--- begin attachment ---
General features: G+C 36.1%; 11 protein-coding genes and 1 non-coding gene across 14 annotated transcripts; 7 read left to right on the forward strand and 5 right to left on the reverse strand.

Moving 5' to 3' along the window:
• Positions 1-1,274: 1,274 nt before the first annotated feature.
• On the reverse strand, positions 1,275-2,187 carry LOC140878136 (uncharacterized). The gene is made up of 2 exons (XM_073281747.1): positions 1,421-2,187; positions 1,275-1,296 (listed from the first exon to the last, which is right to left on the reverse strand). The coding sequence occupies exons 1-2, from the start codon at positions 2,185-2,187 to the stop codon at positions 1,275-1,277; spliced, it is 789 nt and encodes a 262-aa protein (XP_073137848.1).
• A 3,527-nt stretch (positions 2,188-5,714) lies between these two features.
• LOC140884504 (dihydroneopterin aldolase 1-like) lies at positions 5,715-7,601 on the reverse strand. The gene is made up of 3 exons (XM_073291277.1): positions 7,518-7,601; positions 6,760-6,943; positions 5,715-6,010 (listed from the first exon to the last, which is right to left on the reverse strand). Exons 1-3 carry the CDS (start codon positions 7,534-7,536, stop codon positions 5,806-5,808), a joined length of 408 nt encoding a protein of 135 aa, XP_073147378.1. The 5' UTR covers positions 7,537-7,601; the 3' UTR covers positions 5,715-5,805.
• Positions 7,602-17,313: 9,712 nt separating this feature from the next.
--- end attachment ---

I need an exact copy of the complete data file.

General features: G+C 36.1%; 11 protein-coding genes and 1 non-coding gene across 14 annotated transcripts; 7 read left to right on the forward strand and 5 right to left on the reverse strand.

Moving 5' to 3' along the window:
• Positions 1-1,274: 1,274 nt before the first annotated feature.
• On the reverse strand, positions 1,275-2,187 carry LOC140878136 (uncharacterized). The gene is made up of 2 exons (XM_073281747.1): positions 1,421-2,187; positions 1,275-1,296 (listed from the first exon to the last, which is right to left on the reverse strand). The coding sequence occupies exons 1-2, from the start codon at positions 2,185-2,187 to the stop codon at positions 1,275-1,277; spliced, it is 789 nt and encodes a 262-aa protein (XP_073137848.1).
• A 3,527-nt stretch (positions 2,188-5,714) lies between these two features.
• LOC140884504 (dihydroneopterin aldolase 1-like) lies at positions 5,715-7,601 on the reverse strand. The gene is made up of 3 exons (XM_073291277.1): positions 7,518-7,601; positions 6,760-6,943; positions 5,715-6,010 (listed from the first exon to the last, which is right to left on the reverse strand). Exons 1-3 carry the CDS (start codon positions 7,534-7,536, stop codon positions 5,806-5,808), a joined length of 408 nt encoding a protein of 135 aa, XP_073147378.1. The 5' UTR covers positions 7,537-7,601; the 3' UTR covers positions 5,715-5,805.
• Positions 7,602-17,313: 9,712 nt separating this feature from the next.